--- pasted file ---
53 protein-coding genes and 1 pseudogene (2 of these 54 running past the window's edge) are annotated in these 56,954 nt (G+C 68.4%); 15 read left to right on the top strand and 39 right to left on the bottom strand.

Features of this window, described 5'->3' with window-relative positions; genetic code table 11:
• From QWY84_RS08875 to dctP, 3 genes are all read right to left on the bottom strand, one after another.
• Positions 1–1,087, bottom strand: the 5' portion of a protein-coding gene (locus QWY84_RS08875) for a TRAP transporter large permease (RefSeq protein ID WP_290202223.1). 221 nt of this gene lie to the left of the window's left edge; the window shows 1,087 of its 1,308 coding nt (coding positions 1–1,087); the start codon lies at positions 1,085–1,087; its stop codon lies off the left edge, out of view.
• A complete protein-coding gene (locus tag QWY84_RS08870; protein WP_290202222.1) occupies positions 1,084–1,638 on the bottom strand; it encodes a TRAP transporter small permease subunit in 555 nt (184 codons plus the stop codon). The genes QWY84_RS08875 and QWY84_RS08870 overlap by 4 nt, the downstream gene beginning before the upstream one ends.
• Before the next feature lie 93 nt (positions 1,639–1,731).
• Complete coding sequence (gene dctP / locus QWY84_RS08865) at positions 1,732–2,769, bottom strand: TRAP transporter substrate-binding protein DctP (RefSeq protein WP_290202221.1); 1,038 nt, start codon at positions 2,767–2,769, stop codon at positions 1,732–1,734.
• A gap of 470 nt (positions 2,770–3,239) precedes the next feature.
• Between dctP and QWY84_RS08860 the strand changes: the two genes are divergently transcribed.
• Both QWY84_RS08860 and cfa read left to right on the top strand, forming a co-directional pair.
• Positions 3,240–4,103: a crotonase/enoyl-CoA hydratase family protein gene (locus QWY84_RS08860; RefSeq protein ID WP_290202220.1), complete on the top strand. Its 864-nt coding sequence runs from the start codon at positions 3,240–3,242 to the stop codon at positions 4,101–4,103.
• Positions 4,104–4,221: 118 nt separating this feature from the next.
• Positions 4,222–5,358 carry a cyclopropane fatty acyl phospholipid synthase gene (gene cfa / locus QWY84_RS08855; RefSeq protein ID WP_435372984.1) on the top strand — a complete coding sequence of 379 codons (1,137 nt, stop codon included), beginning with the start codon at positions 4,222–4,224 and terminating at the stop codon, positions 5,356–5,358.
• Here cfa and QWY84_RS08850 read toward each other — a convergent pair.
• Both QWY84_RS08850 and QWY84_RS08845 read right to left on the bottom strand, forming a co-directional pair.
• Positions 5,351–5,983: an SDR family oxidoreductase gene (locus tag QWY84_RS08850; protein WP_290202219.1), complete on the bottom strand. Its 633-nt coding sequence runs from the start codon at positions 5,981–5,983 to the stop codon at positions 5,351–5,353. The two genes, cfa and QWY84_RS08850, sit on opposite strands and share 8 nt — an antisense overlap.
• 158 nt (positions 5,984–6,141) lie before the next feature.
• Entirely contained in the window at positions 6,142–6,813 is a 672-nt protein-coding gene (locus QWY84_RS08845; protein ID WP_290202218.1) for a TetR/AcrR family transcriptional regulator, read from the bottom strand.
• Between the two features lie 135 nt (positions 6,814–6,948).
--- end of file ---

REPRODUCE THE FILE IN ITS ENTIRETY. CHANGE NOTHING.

53 protein-coding genes and 1 pseudogene (2 of these 54 running past the window's edge) are annotated in these 56,954 nt (G+C 68.4%); 15 read left to right on the top strand and 39 right to left on the bottom strand.

Features of this window, described 5'->3' with window-relative positions; genetic code table 11:
• From QWY84_RS08875 to dctP, 3 genes are all read right to left on the bottom strand, one after another.
• Positions 1–1,087, bottom strand: the 5' portion of a protein-coding gene (locus QWY84_RS08875) for a TRAP transporter large permease (RefSeq protein ID WP_290202223.1). 221 nt of this gene lie to the left of the window's left edge; the window shows 1,087 of its 1,308 coding nt (coding positions 1–1,087); the start codon lies at positions 1,085–1,087; its stop codon lies off the left edge, out of view.
• A complete protein-coding gene (locus tag QWY84_RS08870; protein WP_290202222.1) occupies positions 1,084–1,638 on the bottom strand; it encodes a TRAP transporter small permease subunit in 555 nt (184 codons plus the stop codon). The genes QWY84_RS08875 and QWY84_RS08870 overlap by 4 nt, the downstream gene beginning before the upstream one ends.
• Before the next feature lie 93 nt (positions 1,639–1,731).
• Complete coding sequence (gene dctP / locus QWY84_RS08865) at positions 1,732–2,769, bottom strand: TRAP transporter substrate-binding protein DctP (RefSeq protein WP_290202221.1); 1,038 nt, start codon at positions 2,767–2,769, stop codon at positions 1,732–1,734.
• A gap of 470 nt (positions 2,770–3,239) precedes the next feature.
• Between dctP and QWY84_RS08860 the strand changes: the two genes are divergently transcribed.
• Both QWY84_RS08860 and cfa read left to right on the top strand, forming a co-directional pair.
• Positions 3,240–4,103: a crotonase/enoyl-CoA hydratase family protein gene (locus QWY84_RS08860; RefSeq protein ID WP_290202220.1), complete on the top strand. Its 864-nt coding sequence runs from the start codon at positions 3,240–3,242 to the stop codon at positions 4,101–4,103.
• Positions 4,104–4,221: 118 nt separating this feature from the next.
• Positions 4,222–5,358 carry a cyclopropane fatty acyl phospholipid synthase gene (gene cfa / locus QWY84_RS08855; RefSeq protein ID WP_435372984.1) on the top strand — a complete coding sequence of 379 codons (1,137 nt, stop codon included), beginning with the start codon at positions 4,222–4,224 and terminating at the stop codon, positions 5,356–5,358.
• Here cfa and QWY84_RS08850 read toward each other — a convergent pair.
• Both QWY84_RS08850 and QWY84_RS08845 read right to left on the bottom strand, forming a co-directional pair.
• Positions 5,351–5,983: an SDR family oxidoreductase gene (locus tag QWY84_RS08850; protein WP_290202219.1), complete on the bottom strand. Its 633-nt coding sequence runs from the start codon at positions 5,981–5,983 to the stop codon at positions 5,351–5,353. The two genes, cfa and QWY84_RS08850, sit on opposite strands and share 8 nt — an antisense overlap.
• 158 nt (positions 5,984–6,141) lie before the next feature.
• Entirely contained in the window at positions 6,142–6,813 is a 672-nt protein-coding gene (locus QWY84_RS08845; protein ID WP_290202218.1) for a TetR/AcrR family transcriptional regulator, read from the bottom strand.
• Between the two features lie 135 nt (positions 6,814–6,948).